With more and more route planning apps, online communities, new GPS programs and innovative digital maps cropping up each year, route research and planning is easier than ever. Using sites like Wikiloc or ADV Tracks, you can now research a route, download a GPX file, upload it straight to your GPS device and go. Or you can just wing it, go old school and navigate with a paper map, or no map at all.
Whichever way you go about it, there are some things to consider when planning your route. Some of these may look obvious, but it’s the obvious stuff we often forget. Here’s what you should consider when doing your route research:
Depending on your budget, you may want to stick to smaller towns and villages and less-traveled backroads. Capital cities and large cities in general are usually costlier in terms of food and accommodation. They are usually connected by highways where there may be tolls; you are less likely to be invited for a beer or offered tent space than in more remote places where people tend to help each other out and stick together more.
If money is a factor, plan your route to avoid big cities, stay in smaller towns instead, and stick to smaller, toll-free roads where you can camp anywhere if need be.
The arid, Mars-like high plains of the Bolivian Andes and the Lagunas Route leading from the salt flats of Uyuni all the way to the Chilean border is a beautiful ride…in the dry. During the rainy season, it becomes a freezing cold, miserable hellhole of mud, never ending rain, and sub-zero temperatures. Even if you’re a two-wheeled Bear Grylls who laughs at the face of natural forces and calls a torrential downpour of Biblical proportions a “light drizzle”, riding in conditions like that is just no fun.
When researching your route, always factor in seasons and weather. Rainy or monsoon season, reversed seasons, climate differences at the sea level vs the mountains – all of this can make a big difference. Avoid getting stuck in horrible weather!
Terrain can tell you a lot about what the roads are going to be like, and how long will you need to cover the same distance. A hundred miles on a coastal highway is not the same as a hundred miles on a twisty mountain road; equally, a lot depends on the road surface. You’ll cover more miles on a graded dirt trail than a horribly potholed paved road, but you’ll be faster on the Ruta 40 than the Carretera Austral because the latter is littered with roadworks.
Terrain can also tell you about possible detours or hold ups: in the mountains, factor in the possibility of landslides, whereas in the desert, there might be sandstorms, and if you’re riding through a rainforest, you may encounter washed out roads and flooding even during the dry season.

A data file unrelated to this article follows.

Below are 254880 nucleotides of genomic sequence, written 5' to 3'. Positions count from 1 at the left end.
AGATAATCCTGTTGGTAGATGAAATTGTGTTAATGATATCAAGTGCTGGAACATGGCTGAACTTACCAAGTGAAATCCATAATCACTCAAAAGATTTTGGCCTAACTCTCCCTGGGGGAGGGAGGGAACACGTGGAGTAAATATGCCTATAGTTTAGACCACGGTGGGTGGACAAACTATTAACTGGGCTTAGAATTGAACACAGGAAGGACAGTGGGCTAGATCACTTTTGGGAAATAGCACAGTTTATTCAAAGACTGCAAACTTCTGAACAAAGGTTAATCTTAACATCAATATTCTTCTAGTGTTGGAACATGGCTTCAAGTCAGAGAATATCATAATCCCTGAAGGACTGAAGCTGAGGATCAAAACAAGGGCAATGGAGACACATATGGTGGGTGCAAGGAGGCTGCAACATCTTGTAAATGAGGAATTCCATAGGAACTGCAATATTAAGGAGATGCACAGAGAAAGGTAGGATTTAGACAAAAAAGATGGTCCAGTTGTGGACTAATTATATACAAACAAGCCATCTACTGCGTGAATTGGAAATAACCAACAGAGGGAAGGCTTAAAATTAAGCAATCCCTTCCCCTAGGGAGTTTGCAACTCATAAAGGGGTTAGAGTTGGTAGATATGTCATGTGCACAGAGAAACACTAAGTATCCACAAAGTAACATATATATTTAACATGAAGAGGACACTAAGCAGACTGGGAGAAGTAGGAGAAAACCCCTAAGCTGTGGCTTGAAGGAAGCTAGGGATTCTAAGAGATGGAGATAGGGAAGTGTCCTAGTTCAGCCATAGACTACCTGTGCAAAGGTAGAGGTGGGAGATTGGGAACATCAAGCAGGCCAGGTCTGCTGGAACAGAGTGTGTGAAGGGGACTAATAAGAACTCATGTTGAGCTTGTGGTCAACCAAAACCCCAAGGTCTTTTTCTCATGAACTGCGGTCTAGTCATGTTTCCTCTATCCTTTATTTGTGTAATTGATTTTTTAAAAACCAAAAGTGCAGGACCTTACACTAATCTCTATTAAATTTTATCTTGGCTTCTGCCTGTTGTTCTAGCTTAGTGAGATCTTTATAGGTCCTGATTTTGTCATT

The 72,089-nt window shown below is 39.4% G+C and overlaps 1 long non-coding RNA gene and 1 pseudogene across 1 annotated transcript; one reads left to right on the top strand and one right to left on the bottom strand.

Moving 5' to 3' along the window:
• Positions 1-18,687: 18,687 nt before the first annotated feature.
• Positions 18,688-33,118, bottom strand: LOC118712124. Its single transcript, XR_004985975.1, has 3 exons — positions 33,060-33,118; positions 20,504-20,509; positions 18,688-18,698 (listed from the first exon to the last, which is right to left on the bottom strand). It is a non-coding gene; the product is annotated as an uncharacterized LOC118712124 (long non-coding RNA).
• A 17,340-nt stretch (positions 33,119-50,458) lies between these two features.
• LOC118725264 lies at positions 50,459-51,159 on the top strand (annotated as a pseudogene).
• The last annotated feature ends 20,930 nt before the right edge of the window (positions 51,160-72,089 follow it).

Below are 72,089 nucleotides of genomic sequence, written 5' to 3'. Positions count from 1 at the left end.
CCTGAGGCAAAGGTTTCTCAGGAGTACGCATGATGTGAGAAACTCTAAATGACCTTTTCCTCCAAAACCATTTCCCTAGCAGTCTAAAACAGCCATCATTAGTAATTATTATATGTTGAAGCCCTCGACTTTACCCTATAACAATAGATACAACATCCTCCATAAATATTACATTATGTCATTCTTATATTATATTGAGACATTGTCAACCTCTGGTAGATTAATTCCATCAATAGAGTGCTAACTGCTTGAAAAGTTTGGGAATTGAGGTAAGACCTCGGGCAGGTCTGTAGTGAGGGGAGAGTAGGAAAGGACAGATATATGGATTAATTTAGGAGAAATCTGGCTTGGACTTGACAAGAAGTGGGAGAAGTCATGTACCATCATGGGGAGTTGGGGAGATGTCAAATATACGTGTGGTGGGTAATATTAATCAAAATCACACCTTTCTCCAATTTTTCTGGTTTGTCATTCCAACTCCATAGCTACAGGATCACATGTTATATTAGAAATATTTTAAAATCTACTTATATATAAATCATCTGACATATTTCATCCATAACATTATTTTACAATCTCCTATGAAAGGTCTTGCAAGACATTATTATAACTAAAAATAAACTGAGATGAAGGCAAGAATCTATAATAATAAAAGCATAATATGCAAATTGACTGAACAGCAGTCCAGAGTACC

Heading out into the remote wilderness of Siberia, Mongolia, Central Asia? See how populated the areas you will be traveling through are. People means food, shelter, and fuel, so if you have a stretch of road with no villages or settlements along it, make sure you have enough provisions to get you to the nearest town. Chances are, there will be other people on that road, but it’s always better to have too much water, food and fuel than too little.
Whether you’ve meticulously planned your route, complete with Excel sheets for budget and accommodation along the way, or just have a rough idea of were you want to go, unexpected things are bound to happen. It’s impossible to plan for everything – moody border guards who will make you wait longer than expected, mama nature causing the rainy season to begin early or winter to go slowly, road conditions, political or economical turmoil, constantly changing visa or motorcycle import procedures, detours, breakdowns – you can’t foresee it all, and that’s part of the adventure. However, you can have a few handy apps and websites on your phone or tablet that will help you in most situations.
iOverlander. iOverlander is a godsend open source app for all overland travelers all over the world. You can find just about everything on it: recommendations for hotels with secure parking for bikes, good mechanics, parts shops, route advice (“don’t go through X – bridge washed out”), campsite and wild camping spots… In other words, it’s a treasure cove for information on the way, and it’s completely free to use.
AirBnB. If you’re on a budget, and especially if you like to stop and chill once in a while, AirBnB is irreplaceable when you need cheap but comfortable accommodation on the way.
Booking.com is great when you need to find and book a hotel asap for cheaper.
The Horizons Unlimited Motorcycle Travelers Facebook group. This community is priceless – if you have an urgent and specific request, for example, “decent KTM mechanic in Lima” or “where to get MotoZ tires in Ulan Bator” or “can I get a carnet de passage for Iran on the road”, somebody in this group will probably have an answer!